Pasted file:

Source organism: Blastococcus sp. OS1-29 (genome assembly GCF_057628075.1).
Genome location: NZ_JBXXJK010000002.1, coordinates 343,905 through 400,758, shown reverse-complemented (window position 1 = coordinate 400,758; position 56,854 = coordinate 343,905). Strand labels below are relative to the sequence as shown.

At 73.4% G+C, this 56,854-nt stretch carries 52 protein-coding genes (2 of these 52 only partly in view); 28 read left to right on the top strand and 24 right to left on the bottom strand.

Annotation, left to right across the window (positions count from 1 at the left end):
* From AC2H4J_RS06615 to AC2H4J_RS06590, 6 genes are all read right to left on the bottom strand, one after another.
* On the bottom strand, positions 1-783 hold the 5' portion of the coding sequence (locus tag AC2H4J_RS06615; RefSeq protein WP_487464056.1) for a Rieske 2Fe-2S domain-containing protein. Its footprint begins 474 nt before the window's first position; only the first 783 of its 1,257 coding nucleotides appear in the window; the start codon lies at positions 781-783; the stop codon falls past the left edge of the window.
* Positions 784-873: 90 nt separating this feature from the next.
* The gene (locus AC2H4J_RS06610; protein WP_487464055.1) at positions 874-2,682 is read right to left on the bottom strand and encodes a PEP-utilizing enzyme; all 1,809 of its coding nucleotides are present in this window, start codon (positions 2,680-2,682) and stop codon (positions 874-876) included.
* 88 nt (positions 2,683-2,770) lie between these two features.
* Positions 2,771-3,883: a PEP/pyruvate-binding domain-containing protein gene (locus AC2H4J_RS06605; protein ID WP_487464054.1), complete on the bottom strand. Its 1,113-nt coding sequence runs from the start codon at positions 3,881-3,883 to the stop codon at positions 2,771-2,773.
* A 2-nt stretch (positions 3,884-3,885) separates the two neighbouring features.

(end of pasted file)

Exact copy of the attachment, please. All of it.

Source organism: Blastococcus sp. OS1-29 (genome assembly GCF_057628075.1).
Genome location: NZ_JBXXJK010000002.1, coordinates 343,905 through 400,758, shown reverse-complemented (window position 1 = coordinate 400,758; position 56,854 = coordinate 343,905). Strand labels below are relative to the sequence as shown.

At 73.4% G+C, this 56,854-nt stretch carries 52 protein-coding genes (2 of these 52 only partly in view); 28 read left to right on the top strand and 24 right to left on the bottom strand.

Annotation, left to right across the window (positions count from 1 at the left end):
* From AC2H4J_RS06615 to AC2H4J_RS06590, 6 genes are all read right to left on the bottom strand, one after another.
* On the bottom strand, positions 1-783 hold the 5' portion of the coding sequence (locus tag AC2H4J_RS06615; RefSeq protein WP_487464056.1) for a Rieske 2Fe-2S domain-containing protein. Its footprint begins 474 nt before the window's first position; only the first 783 of its 1,257 coding nucleotides appear in the window; the start codon lies at positions 781-783; the stop codon falls past the left edge of the window.
* Positions 784-873: 90 nt separating this feature from the next.
* The gene (locus AC2H4J_RS06610; protein WP_487464055.1) at positions 874-2,682 is read right to left on the bottom strand and encodes a PEP-utilizing enzyme; all 1,809 of its coding nucleotides are present in this window, start codon (positions 2,680-2,682) and stop codon (positions 874-876) included.
* 88 nt (positions 2,683-2,770) lie between these two features.
* Positions 2,771-3,883: a PEP/pyruvate-binding domain-containing protein gene (locus AC2H4J_RS06605; protein ID WP_487464054.1), complete on the bottom strand. Its 1,113-nt coding sequence runs from the start codon at positions 3,881-3,883 to the stop codon at positions 2,771-2,773.
* A 2-nt stretch (positions 3,884-3,885) separates the two neighbouring features.